Freshwater habitats offer a comparatively protected, yet finite, environment for the eggs to be deposited, incubate and hatch. There are less predatory threats here than in the open ocean and thus the little guys can thrive for a short period of time while growing large enough to prepare for the next stage of their lives.
However, there comes a time in their freshwater existence that the ecosystem can no longer support this population of what can be hundreds of thousands in some watersheds. Therefore, nature has provided them with the means to not only survive, but thrive in open sea conditions. Thus their entry into marine waters where food is plentiful and competition disperses.
History, and nature, have proven that it is much easier to study fish in a more closed and manageable environment, namely rivers and streams. Understandably, relatively little (compared to freshwater studies) has been accomplished in the name of understanding ecology of the ocean stage of pacific salmon. However, there has been much progress in the field over the last thirty years and more accurate studies are available.
Each year, juvenile salmon dump into the Pacific with many estimates running over 10 billon. As fishermen, what concerns us most (after assuming that populations and habitat are healthy) is where and when can we intercept the returning adults. This is an extremely complex equation and depending upon ocean, atmospheric, river and a plethora of other conditions, can vary greatly year after year.
Scientists and biologists are still to this day struggling with the complexities of salmon migration but studies over the past 30 years have brought forth many interesting facts. The migrations (or acts of migration) appear to require a more sophisticated guidance system than that of an AIM air-to-air missile.
Migration, which has greatly evolved over time (for salmon as well as other animals), is nature’s process of adapting living creatures to optimize conditions for both feeding and breeding activities. These activities usually take place in different locales which helps the species maintain great populations without wiping out their local food bank. Just like us, one McDonald’s can only fry so many hamburgers in a day so we need a chain of restaurants to keep the population alive. Well sorry, bad example.
While there are five species of Pacific salmon to contend with, there are some generalities that speak for most species. It’s been discovered that most salmon migrate in a rapid and directed movement, at least in the open ocean to coastal waters portion of their trip. Some species, once they arrive in coastal waters, may tend to “wander” near their tributaries waiting for a cue to move upstream but the initial migration from the ocean is normally swift and direct.
Variances in ocean temperatures account for some of the “sway” in run timing. Because it is believed that salmon begin the initial phase of their migration (i.e. ocean to coastal) almost on cue each year, the location of where they start their trip is important. It has been shown that after a colder winter, salmon are further south in latitude than in a warmer winter. This helps us understand a later arrival to northern streams and an earlier arrival to watersheds further south.
Once salmon reach coastal waters near their estuary destination, they often move in unpredictable, erratic patterns. This is what makes fishing for them a challenge at times as we have all seen a hotspot turn frigid on a moment’s notice for no apparent reason. While there are “traditional” hotspots in many marine locations around the state, they are by no means written in stone in terms of timing.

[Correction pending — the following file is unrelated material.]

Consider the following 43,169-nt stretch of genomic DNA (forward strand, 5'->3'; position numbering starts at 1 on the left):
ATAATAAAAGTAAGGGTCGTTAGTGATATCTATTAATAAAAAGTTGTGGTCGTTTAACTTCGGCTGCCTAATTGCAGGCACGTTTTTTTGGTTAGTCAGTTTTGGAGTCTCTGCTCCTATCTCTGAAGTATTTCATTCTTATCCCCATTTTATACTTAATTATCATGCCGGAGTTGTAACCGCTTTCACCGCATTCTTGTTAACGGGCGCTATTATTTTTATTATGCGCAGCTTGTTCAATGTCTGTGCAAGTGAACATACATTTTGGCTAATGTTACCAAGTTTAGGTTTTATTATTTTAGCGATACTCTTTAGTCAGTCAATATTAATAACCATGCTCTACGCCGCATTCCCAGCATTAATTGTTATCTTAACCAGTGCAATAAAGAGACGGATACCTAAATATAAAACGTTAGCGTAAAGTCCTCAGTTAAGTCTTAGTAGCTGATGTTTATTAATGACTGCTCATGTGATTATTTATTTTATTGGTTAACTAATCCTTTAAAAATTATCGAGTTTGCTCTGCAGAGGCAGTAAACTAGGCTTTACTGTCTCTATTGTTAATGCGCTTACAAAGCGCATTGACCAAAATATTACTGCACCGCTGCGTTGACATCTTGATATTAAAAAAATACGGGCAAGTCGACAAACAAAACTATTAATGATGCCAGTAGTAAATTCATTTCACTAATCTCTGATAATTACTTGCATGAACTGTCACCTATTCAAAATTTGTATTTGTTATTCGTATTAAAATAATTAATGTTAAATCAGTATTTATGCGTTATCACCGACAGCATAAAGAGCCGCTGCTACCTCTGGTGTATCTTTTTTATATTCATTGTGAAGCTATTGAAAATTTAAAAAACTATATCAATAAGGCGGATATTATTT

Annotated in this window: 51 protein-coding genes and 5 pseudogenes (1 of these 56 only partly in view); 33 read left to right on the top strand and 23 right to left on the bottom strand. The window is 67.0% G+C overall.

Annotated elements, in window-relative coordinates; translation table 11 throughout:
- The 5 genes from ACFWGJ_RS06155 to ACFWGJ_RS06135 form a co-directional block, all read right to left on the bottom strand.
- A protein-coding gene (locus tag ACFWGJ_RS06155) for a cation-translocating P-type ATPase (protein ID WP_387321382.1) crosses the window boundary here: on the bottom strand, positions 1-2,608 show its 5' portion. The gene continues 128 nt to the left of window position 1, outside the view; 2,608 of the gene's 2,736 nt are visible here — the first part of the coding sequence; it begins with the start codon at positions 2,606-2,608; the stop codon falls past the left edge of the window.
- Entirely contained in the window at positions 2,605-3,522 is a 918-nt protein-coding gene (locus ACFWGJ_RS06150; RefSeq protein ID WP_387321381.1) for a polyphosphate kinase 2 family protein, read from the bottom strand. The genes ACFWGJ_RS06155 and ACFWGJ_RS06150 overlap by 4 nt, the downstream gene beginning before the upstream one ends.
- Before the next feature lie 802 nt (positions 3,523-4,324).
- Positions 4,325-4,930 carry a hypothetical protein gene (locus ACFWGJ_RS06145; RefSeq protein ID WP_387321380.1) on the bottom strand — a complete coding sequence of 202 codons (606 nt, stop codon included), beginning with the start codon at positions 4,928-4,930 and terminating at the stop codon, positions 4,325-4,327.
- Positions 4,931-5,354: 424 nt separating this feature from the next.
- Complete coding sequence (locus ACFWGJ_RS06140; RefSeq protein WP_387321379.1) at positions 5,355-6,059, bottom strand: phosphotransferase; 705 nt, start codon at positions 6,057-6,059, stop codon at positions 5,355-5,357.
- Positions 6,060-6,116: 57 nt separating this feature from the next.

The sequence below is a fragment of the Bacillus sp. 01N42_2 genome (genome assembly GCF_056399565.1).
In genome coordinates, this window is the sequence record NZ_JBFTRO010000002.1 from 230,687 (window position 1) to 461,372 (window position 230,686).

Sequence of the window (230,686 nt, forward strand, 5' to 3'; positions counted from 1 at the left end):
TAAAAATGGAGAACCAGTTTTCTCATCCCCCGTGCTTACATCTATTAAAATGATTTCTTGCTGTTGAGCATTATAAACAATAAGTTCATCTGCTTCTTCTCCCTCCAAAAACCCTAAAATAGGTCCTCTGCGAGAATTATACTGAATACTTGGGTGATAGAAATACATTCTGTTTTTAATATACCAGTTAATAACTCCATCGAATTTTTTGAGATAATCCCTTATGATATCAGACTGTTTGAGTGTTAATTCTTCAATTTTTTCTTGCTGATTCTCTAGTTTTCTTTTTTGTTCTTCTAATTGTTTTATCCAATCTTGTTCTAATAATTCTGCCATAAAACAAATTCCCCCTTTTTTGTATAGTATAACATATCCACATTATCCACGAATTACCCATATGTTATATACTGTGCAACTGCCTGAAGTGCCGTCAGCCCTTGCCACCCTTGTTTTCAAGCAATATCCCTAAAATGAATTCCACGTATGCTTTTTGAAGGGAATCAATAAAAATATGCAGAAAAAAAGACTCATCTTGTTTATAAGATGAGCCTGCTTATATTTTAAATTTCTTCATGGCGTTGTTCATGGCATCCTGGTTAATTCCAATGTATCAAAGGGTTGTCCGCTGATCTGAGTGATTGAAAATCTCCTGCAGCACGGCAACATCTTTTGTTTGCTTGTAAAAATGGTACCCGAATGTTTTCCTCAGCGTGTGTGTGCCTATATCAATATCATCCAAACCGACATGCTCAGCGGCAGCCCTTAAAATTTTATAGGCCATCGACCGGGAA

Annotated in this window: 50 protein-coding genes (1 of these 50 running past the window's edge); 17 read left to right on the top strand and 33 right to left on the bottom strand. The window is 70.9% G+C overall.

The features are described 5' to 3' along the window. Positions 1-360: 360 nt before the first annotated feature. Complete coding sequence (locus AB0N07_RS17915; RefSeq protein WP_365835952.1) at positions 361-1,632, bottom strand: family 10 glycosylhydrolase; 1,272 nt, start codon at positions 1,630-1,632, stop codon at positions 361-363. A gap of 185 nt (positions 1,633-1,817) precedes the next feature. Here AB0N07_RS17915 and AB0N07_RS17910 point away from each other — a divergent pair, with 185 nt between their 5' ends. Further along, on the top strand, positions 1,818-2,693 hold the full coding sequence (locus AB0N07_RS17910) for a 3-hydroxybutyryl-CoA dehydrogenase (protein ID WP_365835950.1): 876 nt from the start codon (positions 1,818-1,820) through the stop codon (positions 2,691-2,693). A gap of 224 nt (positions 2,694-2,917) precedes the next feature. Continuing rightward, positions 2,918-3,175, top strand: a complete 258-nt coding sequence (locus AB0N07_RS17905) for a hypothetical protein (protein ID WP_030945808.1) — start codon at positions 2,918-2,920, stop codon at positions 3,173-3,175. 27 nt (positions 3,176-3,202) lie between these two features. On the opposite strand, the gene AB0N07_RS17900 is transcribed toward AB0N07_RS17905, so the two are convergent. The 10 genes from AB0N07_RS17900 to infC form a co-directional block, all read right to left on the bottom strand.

As salmon group up in staging areas along the coast, we fishermen take advantage of their proximity, numbers, and feeding behaviors. The best fisherman, and those lucky enough to monitor their daily movements locally, understand that they cannot be stubborn and just because last weekend was on fire off Point X, they may need to hang it up and move on to Point Y this weekend.
To this day relatively little is understood, or I should say know, about the mechanisms involved in salmon navigation. There are many, many theories from magnetic guidance, map-sense navigation and even smell; however most of these theories have loopholes and cannot be proven across the board.
Annual and seasonal trends are most trustworthy and in a general sense can be followed as long as fishermen remain as adaptable as the fish. I have clients that come to Alaska the same calendar week each year but often encounter totally different fishery conditions, but I suppose that’s what keeps it interesting. I think it would become a little mundane if you came to expect and encounter the same thing year after year.
The good news is that for the most part salmon are feeding aggressively when they arrive in coastal waters. Find the fish, and you’ll put a few in the box. Again, this isn’t a daily phenomenon that you can take to the bank especially after the fish have been in the area a while, but they are putting away the calories needed for their trip upstream.
Do your own “scientific” studies. Keep logs of what, when, where and how you caught fish and after a few years you’ll probably notice a trend. Perhaps not by the human calendar but most likely on a seasonal calendar at least. Mother Nature has a sense of humor, I’m sure one of her favorite activities is watching us flail around on her sea, just like we watch football in November. God Bless You Aunt Annie!

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Captain T.A. “Tat” Tatterson has over twenty five years experience fishing the salt and fresh waters of Alaska.  He operates charter boats in Seward, Alaska; San Jose del Cabo, Mexico; and Panama.  He can be reached via email at pfishnet2000@yahoo.com or on his websites at: www.pacificfishing.uswww.pfishmexico.com  or www.pescapanama.com

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Added: Tue Apr 03 2012
Last Modified: Wed Apr 11 2012